A living museum
Venice has long been regarded as a great proprietor of history and culture, fostering innovation in the arts for centuries. Just wander through the streets and you’ll see what we mean – passing Renaissance, Gothic and Baroque architecture, strolls here are journeys back in time.
The classic Venetian activity of gondola boat rides are basically mandatory for the true Venice experience. The same goes for visiting Doge’s Palace, constructed in the 14th century as the residence for the Doge of Venice in grand Venetian Gothic style. It’s been a museum since the 1920s, providing visitors with a sneak peek at grand Italian living of the past.
Just across the way is another can’t-miss landmark, St Mark’s Basilica. Known for its ornate domes and highly-decorative turrets capped in gold, it’s the top dog as far as Venetian churches go. It was seen as a status symbol back in the day, so opulent in decor with gold-ground mosaics that it became known as the ‘Church of Gold’.
Venetian cuisine is characterised by its abundance of seafood, which probably comes as no surprise, considering the city’s surroundings. And if you’ve come for classic Italian favourites, you’re in the right place – the vast majority of restaurants in Venice dish up Italian food. Plates of pasta, pizza and cicchetti – the Italian version of tapas – dominate the menus and there are quite literally thousands of restaurants to choose from.
It’s important to remember not to judge a book by its cover here. Many of the area’s top restaurants are hidden down side alleys far from the public eye, or behind unsuspecting shopfronts in which the tables and chairs are no more than a few barrels gathered around the canal’s edge. These tiny spots are usually where the food is freshest and the ingredients are taken the most seriously – it’s also where the house wine is way more than just an old familiar.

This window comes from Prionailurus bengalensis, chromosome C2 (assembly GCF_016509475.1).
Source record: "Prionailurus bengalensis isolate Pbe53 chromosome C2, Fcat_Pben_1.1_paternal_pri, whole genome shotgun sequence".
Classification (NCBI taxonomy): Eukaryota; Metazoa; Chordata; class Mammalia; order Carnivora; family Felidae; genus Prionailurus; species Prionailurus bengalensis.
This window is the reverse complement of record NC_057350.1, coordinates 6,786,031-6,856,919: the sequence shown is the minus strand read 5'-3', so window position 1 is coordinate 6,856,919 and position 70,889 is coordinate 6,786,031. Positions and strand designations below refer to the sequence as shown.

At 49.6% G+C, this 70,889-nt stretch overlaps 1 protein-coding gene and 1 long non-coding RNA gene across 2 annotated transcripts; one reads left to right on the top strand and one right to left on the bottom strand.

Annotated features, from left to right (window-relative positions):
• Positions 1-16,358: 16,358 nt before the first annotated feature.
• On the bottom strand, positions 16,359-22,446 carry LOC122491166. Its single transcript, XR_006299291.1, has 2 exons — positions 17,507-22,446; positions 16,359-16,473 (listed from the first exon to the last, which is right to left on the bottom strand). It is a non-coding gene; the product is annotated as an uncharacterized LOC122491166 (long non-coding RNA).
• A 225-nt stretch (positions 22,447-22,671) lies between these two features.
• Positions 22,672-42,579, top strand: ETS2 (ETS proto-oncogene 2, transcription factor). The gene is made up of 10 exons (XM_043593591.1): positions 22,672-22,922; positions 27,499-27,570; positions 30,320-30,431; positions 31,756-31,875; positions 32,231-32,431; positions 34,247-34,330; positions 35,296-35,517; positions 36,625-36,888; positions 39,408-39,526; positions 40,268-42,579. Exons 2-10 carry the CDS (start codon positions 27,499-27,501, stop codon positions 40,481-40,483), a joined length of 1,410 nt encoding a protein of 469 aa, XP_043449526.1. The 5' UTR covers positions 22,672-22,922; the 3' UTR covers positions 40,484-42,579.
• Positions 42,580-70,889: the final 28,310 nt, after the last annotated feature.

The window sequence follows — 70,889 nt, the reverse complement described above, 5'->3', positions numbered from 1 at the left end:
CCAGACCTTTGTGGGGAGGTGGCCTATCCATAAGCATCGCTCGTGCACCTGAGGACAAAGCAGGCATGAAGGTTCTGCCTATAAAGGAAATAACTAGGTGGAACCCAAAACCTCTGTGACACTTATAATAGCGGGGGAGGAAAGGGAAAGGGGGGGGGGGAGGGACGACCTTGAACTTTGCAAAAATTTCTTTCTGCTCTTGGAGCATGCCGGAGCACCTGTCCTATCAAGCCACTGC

Over the years, Venice has become legendary for its celebrations. Just take Venice’s Carnival. Those elaborate masks and costumes aren’t just in movies – they’re the real deal, donned at the city’s big festivities and grand balls in the lead-up to Lent in the springtime.
Venice is also known for its celebration of the arts. The Venice Film Festival is the oldest in the world, attracting actors and film-makers from all over the world. Venice Biennale is another long-standing tradition in the area, where the city turns its focus to the fine arts with massive exhibitions highlighting artists from around the world every odd-numbered year.
As the lights come up on the darkened canal waters, so too does Venice’s energy and nightlife scene. It may not be on the global jazz map, but the city has a surprising number of jazz clubs where connoisseurs and budding enthusiasts alike can sit back with a glass of wine and enjoy live music.
Venice’s historic district is largely limited to cool cocktail and wine bars, though there are a handful of places for dancing through the night. For especially late nights out, you’d be wise to head to the outskirts of town where the noise restrictions are low and the cocktails are strong. That’s where you’ll find neon lights, DJ sets and a whole lot of moving and grooving.
Take a look at our fantastic range of Venice holiday deals to discover more about this waterway paradise.